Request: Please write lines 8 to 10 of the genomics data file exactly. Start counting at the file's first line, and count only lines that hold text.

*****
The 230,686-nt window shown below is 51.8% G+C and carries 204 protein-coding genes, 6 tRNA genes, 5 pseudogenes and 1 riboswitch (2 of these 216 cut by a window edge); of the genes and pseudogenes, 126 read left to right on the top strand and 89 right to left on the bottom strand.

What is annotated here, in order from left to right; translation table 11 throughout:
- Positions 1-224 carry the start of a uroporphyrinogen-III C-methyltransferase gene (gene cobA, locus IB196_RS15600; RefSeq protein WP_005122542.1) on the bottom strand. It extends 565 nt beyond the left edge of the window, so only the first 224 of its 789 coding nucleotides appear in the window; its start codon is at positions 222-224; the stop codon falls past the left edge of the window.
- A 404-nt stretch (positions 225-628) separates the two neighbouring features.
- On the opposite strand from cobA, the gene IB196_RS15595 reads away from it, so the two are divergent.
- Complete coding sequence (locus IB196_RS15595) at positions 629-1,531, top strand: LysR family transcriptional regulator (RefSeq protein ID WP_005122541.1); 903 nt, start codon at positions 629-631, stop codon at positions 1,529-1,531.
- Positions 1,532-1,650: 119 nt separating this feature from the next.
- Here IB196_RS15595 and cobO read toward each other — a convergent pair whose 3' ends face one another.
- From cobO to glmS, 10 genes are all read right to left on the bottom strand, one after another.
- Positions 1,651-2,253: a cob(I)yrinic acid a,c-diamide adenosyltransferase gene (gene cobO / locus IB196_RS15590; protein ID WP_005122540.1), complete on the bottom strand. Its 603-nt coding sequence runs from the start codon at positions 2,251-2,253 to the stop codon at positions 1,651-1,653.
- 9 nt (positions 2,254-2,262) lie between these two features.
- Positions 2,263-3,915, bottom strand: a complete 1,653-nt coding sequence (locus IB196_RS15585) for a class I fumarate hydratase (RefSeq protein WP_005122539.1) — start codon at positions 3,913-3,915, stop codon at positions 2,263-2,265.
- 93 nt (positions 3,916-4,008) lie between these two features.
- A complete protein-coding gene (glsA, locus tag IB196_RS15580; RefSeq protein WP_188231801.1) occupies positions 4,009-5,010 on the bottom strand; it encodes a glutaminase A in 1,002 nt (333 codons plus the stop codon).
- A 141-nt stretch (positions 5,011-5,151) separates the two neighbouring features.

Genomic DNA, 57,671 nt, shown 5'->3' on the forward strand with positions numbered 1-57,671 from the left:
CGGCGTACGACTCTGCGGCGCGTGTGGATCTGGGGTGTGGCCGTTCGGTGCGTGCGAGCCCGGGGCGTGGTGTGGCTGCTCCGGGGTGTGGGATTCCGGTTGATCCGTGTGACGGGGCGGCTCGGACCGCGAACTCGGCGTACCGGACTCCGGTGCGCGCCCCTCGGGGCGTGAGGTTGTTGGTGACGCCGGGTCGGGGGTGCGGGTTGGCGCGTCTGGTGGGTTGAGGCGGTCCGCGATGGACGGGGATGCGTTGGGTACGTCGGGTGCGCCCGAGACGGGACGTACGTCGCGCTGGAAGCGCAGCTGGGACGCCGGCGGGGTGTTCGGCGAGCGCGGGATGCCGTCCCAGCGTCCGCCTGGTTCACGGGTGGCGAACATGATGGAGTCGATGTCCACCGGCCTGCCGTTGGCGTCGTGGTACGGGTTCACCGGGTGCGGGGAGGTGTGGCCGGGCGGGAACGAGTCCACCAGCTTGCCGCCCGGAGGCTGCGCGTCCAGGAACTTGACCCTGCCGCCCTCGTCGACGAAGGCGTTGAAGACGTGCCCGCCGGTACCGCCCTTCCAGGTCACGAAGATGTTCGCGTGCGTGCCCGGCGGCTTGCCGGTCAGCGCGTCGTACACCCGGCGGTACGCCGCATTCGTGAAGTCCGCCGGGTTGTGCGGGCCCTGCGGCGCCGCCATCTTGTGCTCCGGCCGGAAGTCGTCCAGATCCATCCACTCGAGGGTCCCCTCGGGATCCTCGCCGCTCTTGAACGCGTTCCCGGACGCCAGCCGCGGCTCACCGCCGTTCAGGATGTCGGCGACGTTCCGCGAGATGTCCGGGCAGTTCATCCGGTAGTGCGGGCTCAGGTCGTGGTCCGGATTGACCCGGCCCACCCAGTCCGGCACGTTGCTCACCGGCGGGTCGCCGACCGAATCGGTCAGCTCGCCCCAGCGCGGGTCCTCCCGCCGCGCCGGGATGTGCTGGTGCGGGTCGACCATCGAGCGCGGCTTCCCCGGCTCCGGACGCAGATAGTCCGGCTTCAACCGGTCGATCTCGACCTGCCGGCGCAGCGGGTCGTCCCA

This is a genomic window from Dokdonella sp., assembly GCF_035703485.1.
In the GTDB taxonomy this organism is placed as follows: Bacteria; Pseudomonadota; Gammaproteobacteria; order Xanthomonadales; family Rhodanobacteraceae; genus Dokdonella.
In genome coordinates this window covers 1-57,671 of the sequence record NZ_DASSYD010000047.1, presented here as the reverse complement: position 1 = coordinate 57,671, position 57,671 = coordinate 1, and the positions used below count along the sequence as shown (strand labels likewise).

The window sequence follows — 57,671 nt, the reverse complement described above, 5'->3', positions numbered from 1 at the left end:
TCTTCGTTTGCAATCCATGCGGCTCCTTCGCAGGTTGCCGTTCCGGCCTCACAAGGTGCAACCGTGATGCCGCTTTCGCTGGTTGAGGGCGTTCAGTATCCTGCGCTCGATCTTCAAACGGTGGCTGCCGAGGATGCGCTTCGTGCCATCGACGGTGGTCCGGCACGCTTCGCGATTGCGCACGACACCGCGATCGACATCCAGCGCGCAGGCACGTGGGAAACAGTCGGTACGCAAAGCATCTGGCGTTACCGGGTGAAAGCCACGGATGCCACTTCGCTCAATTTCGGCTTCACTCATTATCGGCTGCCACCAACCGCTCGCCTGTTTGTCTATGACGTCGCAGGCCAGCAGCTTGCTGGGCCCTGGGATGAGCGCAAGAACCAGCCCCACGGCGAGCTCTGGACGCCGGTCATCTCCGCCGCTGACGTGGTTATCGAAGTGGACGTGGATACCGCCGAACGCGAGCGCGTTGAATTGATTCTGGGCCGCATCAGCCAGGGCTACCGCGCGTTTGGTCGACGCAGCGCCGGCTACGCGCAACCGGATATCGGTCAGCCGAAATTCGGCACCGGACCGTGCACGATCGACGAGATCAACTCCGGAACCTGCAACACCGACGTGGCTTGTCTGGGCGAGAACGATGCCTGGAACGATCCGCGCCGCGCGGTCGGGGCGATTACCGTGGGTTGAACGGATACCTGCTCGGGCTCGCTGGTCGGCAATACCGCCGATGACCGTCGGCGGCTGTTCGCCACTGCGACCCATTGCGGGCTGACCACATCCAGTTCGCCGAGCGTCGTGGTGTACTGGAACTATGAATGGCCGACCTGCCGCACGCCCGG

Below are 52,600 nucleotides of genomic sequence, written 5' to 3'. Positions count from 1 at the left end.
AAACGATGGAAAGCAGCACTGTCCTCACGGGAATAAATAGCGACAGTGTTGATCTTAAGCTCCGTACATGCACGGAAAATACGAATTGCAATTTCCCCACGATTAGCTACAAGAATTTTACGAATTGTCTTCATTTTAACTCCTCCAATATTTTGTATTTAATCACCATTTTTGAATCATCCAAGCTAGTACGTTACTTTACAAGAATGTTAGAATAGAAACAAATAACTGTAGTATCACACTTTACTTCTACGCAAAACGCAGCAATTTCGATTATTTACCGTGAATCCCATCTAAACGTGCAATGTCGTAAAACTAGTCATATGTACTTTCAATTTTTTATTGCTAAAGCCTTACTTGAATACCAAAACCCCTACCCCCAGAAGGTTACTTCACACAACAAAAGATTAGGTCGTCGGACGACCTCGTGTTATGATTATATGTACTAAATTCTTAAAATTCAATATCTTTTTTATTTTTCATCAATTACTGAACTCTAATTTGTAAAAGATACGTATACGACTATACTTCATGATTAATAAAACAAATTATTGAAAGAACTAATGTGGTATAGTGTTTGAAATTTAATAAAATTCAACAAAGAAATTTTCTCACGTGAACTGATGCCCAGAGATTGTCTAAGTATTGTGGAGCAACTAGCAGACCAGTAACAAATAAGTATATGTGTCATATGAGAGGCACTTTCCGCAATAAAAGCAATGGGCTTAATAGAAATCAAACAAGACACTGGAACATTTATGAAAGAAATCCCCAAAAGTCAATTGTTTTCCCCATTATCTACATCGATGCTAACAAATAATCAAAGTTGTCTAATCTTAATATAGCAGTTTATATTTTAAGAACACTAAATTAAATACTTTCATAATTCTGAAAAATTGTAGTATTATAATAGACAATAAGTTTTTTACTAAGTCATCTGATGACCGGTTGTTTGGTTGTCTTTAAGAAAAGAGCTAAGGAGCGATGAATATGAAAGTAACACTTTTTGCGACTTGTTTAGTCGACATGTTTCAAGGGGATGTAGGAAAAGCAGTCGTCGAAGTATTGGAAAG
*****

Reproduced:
- Here IB196_RS15595 and cobO read toward each other — a convergent pair whose 3' ends face one another.
- From cobO to glmS, 10 genes are all read right to left on the bottom strand, one after another.
- Positions 1,651-2,253: a cob(I)yrinic acid a,c-diamide adenosyltransferase gene (gene cobO / locus IB196_RS15590; protein ID WP_005122540.1), complete on the bottom strand. Its 603-nt coding sequence runs from the start codon at positions 2,251-2,253 to the stop codon at positions 1,651-1,653.